Eleanor Smeal of the Feminist Majority Foundation and Ryan Grim of The Huffington Post came on Full Court Press this morning to dissect the President’s comments about Attorney General Kamala Harris’ looks.  Smeal says that he shouldn’t have said it, but that there are other issues that are more important.

Grim says: “This flows out of the White House running things with a locker room mentality. (President Obama) is a dude’s dude.”

Both Smeal and Grim agree that the President needs to add more women into his inner circle. Watch their analysis here.

Feminist pornographer Tristan Taormino gave us the low-down this week on what differentiates “feminist porn” from traditional adult films.


Lisa Miller, contributing editor for New York Magazine, joined John Fugelsang on “Viewpoint” yesterday to discuss her latest article, “The Retro Wife.” Miller also weighed in on three high-profile women who have sparked controversy surrounding the role of women in modern society: Sheryl Sandberg, Facebook COO and author of “Lean In,” Yahoo! CEO Marissa Mayer, and Anne-Marie Slaughter, professor, Princeton University, and author of the controversial article “Why Women Still Can’t Have It All,” published in The Atlantic.
“All three of them are saying you will be a good feminist if you act exactly like I do, if you do this the way I did,” Miller observes. “But Kelly Makino [from Miller’s article] and other women like her don’t have that kind of outsized ambition and they aren’t working on this abstract manifesto template. They’re just real people with real lives and real marriages and real kids, and they need to navigate it on a much more micro level — and on the micro level, it might be easier to just lean out.”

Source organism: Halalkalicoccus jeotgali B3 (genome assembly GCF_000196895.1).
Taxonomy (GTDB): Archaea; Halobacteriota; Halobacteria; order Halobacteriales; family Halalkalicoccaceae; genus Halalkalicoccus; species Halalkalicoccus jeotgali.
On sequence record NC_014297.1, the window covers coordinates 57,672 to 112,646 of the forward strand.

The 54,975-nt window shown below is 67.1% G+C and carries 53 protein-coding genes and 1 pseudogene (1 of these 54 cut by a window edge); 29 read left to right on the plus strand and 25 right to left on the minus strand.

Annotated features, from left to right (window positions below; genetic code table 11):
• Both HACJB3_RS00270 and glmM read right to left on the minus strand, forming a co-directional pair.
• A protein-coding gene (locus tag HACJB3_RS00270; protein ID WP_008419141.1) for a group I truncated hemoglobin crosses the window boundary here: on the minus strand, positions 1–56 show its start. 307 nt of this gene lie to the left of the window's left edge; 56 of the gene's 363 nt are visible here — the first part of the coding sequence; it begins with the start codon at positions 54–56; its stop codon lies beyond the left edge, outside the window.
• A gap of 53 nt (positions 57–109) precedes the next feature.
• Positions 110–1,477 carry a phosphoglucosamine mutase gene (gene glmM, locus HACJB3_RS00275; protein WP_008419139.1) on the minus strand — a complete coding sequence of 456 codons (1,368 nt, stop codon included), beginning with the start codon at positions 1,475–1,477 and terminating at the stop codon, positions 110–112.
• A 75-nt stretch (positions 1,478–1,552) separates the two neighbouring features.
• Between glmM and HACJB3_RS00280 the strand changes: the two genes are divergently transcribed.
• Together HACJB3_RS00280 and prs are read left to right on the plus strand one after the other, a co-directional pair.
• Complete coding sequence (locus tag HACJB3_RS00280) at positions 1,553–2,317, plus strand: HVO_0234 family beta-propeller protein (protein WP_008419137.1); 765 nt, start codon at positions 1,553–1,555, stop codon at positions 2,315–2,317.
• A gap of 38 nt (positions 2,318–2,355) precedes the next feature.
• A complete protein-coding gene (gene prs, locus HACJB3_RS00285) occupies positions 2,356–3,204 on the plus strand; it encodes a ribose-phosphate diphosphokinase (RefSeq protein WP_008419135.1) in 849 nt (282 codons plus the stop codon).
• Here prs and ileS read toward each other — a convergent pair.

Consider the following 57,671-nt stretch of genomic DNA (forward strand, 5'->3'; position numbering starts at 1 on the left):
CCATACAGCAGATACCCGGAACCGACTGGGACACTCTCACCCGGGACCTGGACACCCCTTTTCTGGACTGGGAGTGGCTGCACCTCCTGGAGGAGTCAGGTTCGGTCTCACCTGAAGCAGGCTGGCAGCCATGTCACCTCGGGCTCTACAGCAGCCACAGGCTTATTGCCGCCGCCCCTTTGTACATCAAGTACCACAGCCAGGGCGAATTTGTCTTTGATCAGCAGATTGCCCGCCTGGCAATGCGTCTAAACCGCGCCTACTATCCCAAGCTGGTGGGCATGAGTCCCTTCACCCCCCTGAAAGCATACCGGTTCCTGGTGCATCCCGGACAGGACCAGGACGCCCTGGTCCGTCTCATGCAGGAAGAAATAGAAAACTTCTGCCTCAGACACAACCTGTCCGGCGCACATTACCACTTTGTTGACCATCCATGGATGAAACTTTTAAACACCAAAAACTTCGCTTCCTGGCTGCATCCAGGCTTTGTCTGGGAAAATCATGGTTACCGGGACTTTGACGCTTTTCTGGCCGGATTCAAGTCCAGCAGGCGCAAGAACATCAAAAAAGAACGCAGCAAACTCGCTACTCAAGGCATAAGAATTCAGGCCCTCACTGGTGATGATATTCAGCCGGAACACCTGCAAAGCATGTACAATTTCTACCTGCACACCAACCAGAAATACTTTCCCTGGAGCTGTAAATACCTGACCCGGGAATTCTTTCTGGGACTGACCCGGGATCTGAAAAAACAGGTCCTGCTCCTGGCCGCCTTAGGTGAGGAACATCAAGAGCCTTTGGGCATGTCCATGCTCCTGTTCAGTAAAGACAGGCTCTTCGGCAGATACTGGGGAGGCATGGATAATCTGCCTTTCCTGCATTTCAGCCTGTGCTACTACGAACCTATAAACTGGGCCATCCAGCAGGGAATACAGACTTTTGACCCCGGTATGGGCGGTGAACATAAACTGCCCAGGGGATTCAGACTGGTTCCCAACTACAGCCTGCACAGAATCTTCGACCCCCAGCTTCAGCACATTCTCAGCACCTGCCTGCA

Watch the full interview here.

Lisa Miller, contributing editor for New York Magazine, joined John Fugelsang on “Viewpoint” yesterday to discuss her latest article, “The Retro Wife.” Miller also weighed in on three high-profile women who have sparked controversy surrounding the role of women in modern society: Sheryl Sandberg, Facebook COO and author of “Lean In,” Yahoo! CEO Marissa Mayer, and Anne-Marie Slaughter, professor, Princeton University, and author of the controversial article “Why Women Still Can’t Have It All,” published in The Atlantic.

“All three of them are saying you will be a good feminist if you act exactly like I do, if you do this the way I did,” Miller observes. “But Kelly Makino [from Miller’s article] and other women like her don’t have that kind of outsized ambition and they aren’t working on this abstract manifesto template. They’re just real people with real lives and real marriages and real kids, and they need to navigate it on a much more micro level — and on the micro level, it might be easier to just lean out.”

Watch the full interview here.

In her latest piece for New York Magazine, Lisa Miller asks a question percolating in the post-Feminine Mystique world: can you be a feminist and a stay-at-home mom?

Miller joins John Fugelsang on “Viewpoint” today at 8e/5p to discuss the answer.

We hate to be the bearers of bad news, but Suzanne “women are waging a war on men" Venker has written another article. This time, she suggests the ladies forge a truce by admitting they’re inferior to men and acting like it:

Just because you make your own money doesn’t mean your guy can’t pay the bill. Just because you value independence doesn’t mean you can’t take your husband’s last name. Just because you can do the same a job a man can do doesn’t mean you need to let him know it.

And that’s not even the worst of it. Our collective reaction:

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If young women aren’t calling themselves feminists, maybe that’s a sign that the movement has succeeded.

Katie Roiphe